Ryan Seacrest, I @ U

Ryan Seacrest, I @ U

Tamara Crawford


World records are being broken. Badminton players are behaving badly. And Olympic commentator Ryan Seacrest is gushing over the number of Facebook and Twitter likes/followers Michael Phelps has now that the games are on. Seacrest is SO excited about all the love. “Millions of likes! ” he squeals.

Maybe Seacrest didn’t get the memo. Phelps is a mega celebrity in a highly dramatized global event—of course people are following him to get closer to the action.  Besides, the look-at-all-my-followers story went out with Ashton Kutcher’s Twit-fest. It’s not news. But if an erstwhile entertainment host didn’t know any better, maybe it’s still worth talking about?

While the number of fans and followers has its value, quality (of fans) and engagement (you have with each) should be your focus, because social media is a relationship platform. And if you’re in a position where people around you are still obsessed with sheer quantity of likes, clicks, fans and followers, try to get them talking about validity instead.

Did you see this story about a Facebook “Like” experiment with a fictitious company called Virtual Bagels? It’s a good read about how dicey and inexplicable “likes” (and their value) are in the real world.

In addition, a recent chat with an industry coworker turned up some interesting facts about validity in online advertising. He’s developed an expertise in forensic clickstream analysis to determine if real people are clicking on your ads. The big statistic? He says “most advertisers have no idea that 25-40% of their online budget isn’t reaching human beings.”

The lesson from all this? Whether you’re the most decorated Olympian of all time or one the wealthiest pretty faces on TV, be sure the people who love you really love you.


World records are being broken. Badminton players are behaving badly. And Olympic commentator Ryan Seacrest is gushing over the number of Facebook and Twitter likes/followers Michael Phelps has now that the games are on. Seacrest is SO excited about all the love. “Millions of likes! ” he squeals.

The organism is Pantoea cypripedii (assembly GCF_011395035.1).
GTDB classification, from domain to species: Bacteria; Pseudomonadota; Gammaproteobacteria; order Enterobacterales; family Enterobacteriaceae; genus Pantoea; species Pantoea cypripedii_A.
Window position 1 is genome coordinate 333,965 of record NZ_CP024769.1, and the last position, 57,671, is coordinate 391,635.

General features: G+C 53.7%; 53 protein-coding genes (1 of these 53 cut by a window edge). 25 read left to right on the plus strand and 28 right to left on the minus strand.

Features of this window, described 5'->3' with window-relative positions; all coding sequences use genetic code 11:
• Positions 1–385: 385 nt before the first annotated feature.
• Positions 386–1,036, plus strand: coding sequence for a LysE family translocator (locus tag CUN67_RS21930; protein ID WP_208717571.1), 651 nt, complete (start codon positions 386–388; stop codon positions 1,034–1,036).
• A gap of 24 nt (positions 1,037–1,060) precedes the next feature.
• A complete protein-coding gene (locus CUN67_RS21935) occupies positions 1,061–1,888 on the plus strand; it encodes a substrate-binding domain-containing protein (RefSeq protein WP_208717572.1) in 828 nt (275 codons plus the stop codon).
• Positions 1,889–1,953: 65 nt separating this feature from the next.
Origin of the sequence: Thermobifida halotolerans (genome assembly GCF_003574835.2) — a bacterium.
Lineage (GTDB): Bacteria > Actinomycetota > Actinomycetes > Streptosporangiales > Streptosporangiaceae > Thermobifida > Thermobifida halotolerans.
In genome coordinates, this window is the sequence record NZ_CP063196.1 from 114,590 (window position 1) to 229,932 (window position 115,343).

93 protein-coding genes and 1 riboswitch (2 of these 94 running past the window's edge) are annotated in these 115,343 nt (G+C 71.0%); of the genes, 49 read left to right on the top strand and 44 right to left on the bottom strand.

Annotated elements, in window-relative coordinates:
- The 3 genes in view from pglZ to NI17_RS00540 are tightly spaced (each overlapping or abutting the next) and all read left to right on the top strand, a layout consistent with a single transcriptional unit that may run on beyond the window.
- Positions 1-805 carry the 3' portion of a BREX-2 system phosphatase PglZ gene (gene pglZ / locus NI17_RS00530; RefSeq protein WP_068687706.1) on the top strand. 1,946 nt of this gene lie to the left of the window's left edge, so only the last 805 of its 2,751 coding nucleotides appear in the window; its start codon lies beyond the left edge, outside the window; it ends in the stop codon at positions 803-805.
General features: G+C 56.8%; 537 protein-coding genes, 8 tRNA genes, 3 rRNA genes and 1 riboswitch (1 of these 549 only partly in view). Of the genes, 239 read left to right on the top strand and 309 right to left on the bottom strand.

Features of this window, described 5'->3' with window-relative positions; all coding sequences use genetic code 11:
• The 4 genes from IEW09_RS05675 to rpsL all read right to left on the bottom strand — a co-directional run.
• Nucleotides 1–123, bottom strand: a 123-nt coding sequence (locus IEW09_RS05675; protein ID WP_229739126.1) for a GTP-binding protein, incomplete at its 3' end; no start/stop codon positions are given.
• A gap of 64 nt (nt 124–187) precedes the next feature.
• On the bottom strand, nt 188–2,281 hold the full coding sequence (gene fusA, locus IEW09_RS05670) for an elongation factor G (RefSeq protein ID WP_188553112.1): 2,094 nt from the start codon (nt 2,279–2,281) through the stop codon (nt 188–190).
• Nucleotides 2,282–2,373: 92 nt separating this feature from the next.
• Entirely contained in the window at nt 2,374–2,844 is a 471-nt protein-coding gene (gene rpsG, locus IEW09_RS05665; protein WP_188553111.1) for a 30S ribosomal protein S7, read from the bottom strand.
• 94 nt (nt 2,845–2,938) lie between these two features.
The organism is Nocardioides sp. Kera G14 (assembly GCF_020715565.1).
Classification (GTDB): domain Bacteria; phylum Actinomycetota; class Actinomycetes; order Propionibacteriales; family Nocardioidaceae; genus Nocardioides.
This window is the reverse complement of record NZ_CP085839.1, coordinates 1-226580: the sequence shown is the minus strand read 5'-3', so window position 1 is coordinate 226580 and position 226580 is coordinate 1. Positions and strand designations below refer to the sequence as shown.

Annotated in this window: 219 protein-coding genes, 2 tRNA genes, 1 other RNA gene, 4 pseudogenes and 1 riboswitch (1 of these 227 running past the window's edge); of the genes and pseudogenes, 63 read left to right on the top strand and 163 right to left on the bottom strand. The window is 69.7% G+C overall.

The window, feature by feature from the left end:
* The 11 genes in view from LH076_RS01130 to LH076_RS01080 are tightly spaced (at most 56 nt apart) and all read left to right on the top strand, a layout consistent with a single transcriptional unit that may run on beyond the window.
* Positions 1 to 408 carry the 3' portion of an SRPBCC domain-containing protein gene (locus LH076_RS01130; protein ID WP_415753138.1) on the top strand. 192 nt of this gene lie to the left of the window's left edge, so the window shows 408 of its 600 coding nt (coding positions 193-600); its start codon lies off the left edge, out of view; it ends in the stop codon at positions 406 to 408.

Maybe Seacrest didn’t get the memo. Phelps is a mega celebrity in a highly dramatized global event—of course people are following him to get closer to the action.  Besides, the look-at-all-my-followers story went out with Ashton Kutcher’s Twit-fest. It’s not news. But if an erstwhile entertainment host didn’t know any better, maybe it’s still worth talking about?

While the number of fans and followers has its value, quality (of fans) and engagement (you have with each) should be your focus, because social media is a relationship platform. And if you’re in a position where people around you are still obsessed with sheer quantity of likes, clicks, fans and followers, try to get them talking about validity instead.

Did you see this story about a Facebook “Like” experiment with a fictitious company called Virtual Bagels? It’s a good read about how dicey and inexplicable “likes” (and their value) are in the real world.

In addition, a recent chat with an industry coworker turned up some interesting facts about validity in online advertising. He’s developed an expertise in forensic clickstream analysis to determine if real people are clicking on your ads. The big statistic? He says “most advertisers have no idea that 25-40% of their online budget isn’t reaching human beings.”

The lesson from all this? Whether you’re the most decorated Olympian of all time or one the wealthiest pretty faces on TV, be sure the people who love you really love you.

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